What you say about coming to feel at home in your body is a great way to put it–we are literally coming home to ourselves. It’s not easy to do, but so worth the effort! As I patiently kindle my own self-love and body acceptance, I find I can raise my head to look around me and realize, alas, how very radical this idea still is.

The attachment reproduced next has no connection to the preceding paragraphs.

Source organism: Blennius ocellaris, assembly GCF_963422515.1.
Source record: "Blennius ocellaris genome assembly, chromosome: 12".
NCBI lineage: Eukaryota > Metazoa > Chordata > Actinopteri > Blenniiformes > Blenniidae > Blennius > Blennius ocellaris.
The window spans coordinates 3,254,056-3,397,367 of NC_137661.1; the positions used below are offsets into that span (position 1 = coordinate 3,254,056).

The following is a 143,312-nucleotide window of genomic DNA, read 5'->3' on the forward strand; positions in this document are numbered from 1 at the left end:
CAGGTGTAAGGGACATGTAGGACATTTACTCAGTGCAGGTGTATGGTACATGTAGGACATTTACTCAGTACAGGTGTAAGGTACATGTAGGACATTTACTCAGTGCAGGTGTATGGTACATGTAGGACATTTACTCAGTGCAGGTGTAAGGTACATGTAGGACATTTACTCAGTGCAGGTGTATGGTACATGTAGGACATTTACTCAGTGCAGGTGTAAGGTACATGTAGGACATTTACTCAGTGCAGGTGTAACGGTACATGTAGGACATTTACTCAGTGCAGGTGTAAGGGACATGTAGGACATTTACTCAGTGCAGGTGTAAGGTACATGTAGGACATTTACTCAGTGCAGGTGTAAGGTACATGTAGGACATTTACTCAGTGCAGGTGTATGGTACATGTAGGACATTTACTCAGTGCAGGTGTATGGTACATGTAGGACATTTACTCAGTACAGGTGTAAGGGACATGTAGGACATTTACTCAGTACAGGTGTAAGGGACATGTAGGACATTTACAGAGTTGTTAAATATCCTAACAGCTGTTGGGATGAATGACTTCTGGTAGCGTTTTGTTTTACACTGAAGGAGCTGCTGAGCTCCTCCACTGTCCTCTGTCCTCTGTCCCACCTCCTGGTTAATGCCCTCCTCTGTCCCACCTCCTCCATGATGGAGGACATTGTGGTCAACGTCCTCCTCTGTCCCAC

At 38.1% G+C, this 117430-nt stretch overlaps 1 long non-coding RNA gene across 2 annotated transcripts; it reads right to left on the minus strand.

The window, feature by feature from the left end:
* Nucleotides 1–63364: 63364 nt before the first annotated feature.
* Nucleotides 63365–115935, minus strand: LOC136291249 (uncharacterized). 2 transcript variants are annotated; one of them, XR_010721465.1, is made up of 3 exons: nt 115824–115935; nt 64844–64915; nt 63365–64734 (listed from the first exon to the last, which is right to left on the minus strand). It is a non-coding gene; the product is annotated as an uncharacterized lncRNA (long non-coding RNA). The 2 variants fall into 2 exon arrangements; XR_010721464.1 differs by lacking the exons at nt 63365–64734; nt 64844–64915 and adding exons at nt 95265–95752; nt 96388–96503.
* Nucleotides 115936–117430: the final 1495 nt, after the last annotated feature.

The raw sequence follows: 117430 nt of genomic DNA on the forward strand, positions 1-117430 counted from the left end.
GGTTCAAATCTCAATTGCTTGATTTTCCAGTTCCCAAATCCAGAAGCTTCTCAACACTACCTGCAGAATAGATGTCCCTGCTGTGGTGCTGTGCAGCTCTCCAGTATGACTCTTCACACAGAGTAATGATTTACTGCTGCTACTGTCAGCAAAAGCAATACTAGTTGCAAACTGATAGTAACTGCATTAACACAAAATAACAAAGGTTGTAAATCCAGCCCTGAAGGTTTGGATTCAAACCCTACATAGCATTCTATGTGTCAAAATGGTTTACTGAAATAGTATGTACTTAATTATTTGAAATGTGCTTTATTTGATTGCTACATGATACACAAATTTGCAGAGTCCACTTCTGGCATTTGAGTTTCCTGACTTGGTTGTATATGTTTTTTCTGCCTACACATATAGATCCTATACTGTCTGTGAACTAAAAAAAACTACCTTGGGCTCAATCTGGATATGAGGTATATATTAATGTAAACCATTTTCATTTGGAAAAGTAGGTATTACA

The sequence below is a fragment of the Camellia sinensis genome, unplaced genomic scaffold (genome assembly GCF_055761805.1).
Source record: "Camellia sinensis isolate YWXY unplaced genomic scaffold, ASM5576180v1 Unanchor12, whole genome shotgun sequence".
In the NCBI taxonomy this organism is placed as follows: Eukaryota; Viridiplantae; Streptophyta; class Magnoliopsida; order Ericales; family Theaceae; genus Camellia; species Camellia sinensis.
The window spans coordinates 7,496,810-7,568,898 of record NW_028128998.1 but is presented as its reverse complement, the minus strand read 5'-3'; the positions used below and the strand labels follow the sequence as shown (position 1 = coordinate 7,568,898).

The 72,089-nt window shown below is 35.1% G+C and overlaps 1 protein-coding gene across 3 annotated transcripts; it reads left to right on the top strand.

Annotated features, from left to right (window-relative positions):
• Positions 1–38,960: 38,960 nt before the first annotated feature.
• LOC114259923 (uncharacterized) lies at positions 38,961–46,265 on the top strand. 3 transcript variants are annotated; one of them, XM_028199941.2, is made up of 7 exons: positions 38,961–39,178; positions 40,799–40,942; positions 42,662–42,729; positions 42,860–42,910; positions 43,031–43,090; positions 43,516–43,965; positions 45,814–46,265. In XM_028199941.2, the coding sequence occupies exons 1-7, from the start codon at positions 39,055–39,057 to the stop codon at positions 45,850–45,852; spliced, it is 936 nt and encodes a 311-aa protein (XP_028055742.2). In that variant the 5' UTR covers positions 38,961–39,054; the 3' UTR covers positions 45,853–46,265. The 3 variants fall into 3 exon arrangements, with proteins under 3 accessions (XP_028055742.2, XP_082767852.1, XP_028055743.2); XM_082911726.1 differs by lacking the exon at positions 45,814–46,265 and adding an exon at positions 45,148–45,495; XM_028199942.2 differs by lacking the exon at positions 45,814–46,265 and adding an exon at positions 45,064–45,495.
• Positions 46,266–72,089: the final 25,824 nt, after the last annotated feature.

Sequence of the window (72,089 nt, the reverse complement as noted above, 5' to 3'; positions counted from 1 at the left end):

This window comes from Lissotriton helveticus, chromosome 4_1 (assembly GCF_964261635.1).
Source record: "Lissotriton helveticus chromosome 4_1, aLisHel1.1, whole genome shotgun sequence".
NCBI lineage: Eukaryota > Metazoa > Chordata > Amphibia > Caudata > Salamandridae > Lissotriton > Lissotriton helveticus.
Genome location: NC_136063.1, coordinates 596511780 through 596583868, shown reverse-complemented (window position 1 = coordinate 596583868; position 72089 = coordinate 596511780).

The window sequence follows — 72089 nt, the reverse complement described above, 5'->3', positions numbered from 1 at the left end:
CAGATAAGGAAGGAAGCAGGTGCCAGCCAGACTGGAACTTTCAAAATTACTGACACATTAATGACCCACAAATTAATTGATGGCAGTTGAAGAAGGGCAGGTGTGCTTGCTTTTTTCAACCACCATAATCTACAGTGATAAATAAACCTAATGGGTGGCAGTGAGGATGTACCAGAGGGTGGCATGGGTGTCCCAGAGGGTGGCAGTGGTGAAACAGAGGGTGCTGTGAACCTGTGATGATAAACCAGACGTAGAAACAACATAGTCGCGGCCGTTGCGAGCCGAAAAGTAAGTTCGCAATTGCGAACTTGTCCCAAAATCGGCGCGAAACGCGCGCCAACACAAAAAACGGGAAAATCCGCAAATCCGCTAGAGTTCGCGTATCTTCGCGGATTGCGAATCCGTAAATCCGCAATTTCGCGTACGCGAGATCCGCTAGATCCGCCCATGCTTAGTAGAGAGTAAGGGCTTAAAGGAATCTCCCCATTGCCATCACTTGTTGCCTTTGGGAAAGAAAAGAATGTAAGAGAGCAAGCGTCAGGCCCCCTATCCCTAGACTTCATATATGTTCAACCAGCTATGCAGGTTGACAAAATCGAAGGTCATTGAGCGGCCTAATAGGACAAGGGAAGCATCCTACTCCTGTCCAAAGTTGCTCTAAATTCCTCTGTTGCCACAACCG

3. It becomes more radical every day, Lynne, because the fat hatred in this culture grows every day. The terrifying & disgusting part is that it doesn’t really even grow because individuals hate fat so much in their souls, but because all the big money interests…the diet industry, drug industry, the large medical organizations, our government…are USING fat as a target for all their programs to control people & to make as much money as possible off fear, anxiety, self-hatred, over worries about health, fears of food, & God only KNOWS what else! There is nothing wrong with being fat, I come from a family of very long-lived fat people, & I myself may have always been disabled, but I have also always been very healthy. There is plenty wrong with dieting, with WLS, with trying to fight our genes & be something we are not. Fat is no killer, but many of the things they persuade people to do in the interest of losing it ARE. Dieting damages our health more than many people realize, it damages more the longer & more often it is done, & dieting as we age (people our age & older, Lynne) increases mortality risks by a large degree. Whatever they do, it is not for our health, but for their power & profit. Coming home & living in our bodies, owning ourselves, loving ourselves enough to truly treat ourselves as well as we would any other loved one, is the most important & most radical thing we can do. It is particularly radical for women, since men usually, on average, feel more comfortable & at home in their own bodies than women do, since they are taught that their bodies are instrumental & women are socialized to believe that ours are mostly ornamental.